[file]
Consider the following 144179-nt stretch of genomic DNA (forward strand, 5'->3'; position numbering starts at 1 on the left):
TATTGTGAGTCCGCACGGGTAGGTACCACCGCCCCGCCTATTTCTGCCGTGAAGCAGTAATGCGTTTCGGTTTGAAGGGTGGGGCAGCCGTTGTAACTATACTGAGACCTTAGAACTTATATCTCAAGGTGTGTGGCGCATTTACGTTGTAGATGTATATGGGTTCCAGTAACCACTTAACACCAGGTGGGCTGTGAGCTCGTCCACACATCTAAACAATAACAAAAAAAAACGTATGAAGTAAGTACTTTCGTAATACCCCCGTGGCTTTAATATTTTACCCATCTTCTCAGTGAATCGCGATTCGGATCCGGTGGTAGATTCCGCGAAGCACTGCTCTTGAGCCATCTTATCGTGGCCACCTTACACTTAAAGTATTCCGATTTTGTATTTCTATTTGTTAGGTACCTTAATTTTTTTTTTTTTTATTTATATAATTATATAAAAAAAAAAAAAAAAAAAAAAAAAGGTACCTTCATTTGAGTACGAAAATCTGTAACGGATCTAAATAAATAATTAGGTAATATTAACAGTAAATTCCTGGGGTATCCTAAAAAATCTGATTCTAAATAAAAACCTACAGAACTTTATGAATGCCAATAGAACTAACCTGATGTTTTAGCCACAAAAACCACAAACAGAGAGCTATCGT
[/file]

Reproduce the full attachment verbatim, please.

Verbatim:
Consider the following 144179-nt stretch of genomic DNA (forward strand, 5'->3'; position numbering starts at 1 on the left):
TATTGTGAGTCCGCACGGGTAGGTACCACCGCCCCGCCTATTTCTGCCGTGAAGCAGTAATGCGTTTCGGTTTGAAGGGTGGGGCAGCCGTTGTAACTATACTGAGACCTTAGAACTTATATCTCAAGGTGTGTGGCGCATTTACGTTGTAGATGTATATGGGTTCCAGTAACCACTTAACACCAGGTGGGCTGTGAGCTCGTCCACACATCTAAACAATAACAAAAAAAAACGTATGAAGTAAGTACTTTCGTAATACCCCCGTGGCTTTAATATTTTACCCATCTTCTCAGTGAATCGCGATTCGGATCCGGTGGTAGATTCCGCGAAGCACTGCTCTTGAGCCATCTTATCGTGGCCACCTTACACTTAAAGTATTCCGATTTTGTATTTCTATTTGTTAGGTACCTTAATTTTTTTTTTTTTTATTTATATAATTATATAAAAAAAAAAAAAAAAAAAAAAAAAGGTACCTTCATTTGAGTACGAAAATCTGTAACGGATCTAAATAAATAATTAGGTAATATTAACAGTAAATTCCTGGGGTATCCTAAAAAATCTGATTCTAAATAAAAACCTACAGAACTTTATGAATGCCAATAGAACTAACCTGATGTTTTAGCCACAAAAACCACAAACAGAGAGCTATCGT